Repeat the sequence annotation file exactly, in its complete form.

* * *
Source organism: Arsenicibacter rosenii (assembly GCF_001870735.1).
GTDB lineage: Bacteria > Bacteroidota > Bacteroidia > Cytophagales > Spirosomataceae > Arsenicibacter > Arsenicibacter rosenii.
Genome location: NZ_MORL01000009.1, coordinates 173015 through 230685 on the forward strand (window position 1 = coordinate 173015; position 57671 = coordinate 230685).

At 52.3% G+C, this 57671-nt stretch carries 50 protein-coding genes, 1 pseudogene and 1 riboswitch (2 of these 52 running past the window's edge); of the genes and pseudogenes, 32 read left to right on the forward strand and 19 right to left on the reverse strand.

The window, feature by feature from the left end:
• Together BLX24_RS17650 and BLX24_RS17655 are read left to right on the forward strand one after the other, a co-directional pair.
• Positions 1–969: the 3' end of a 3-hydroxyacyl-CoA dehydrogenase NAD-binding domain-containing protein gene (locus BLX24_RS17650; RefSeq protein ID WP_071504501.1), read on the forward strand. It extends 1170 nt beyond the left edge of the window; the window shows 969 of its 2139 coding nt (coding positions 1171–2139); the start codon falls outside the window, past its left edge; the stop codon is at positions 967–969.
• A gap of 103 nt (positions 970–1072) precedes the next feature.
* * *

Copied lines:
Source organism: Arsenicibacter rosenii (assembly GCF_001870735.1).
GTDB lineage: Bacteria > Bacteroidota > Bacteroidia > Cytophagales > Spirosomataceae > Arsenicibacter > Arsenicibacter rosenii.
Genome location: NZ_MORL01000009.1, coordinates 173015 through 230685 on the forward strand (window position 1 = coordinate 173015; position 57671 = coordinate 230685).

At 52.3% G+C, this 57671-nt stretch carries 50 protein-coding genes, 1 pseudogene and 1 riboswitch (2 of these 52 running past the window's edge); of the genes and pseudogenes, 32 read left to right on the forward strand and 19 right to left on the reverse strand.

The window, feature by feature from the left end:
• Together BLX24_RS17650 and BLX24_RS17655 are read left to right on the forward strand one after the other, a co-directional pair.
• Positions 1–969: the 3' end of a 3-hydroxyacyl-CoA dehydrogenase NAD-binding domain-containing protein gene (locus BLX24_RS17650; RefSeq protein ID WP_071504501.1), read on the forward strand. It extends 1170 nt beyond the left edge of the window; the window shows 969 of its 2139 coding nt (coding positions 1171–2139); the start codon falls outside the window, past its left edge; the stop codon is at positions 967–969.
• A gap of 103 nt (positions 970–1072) precedes the next feature.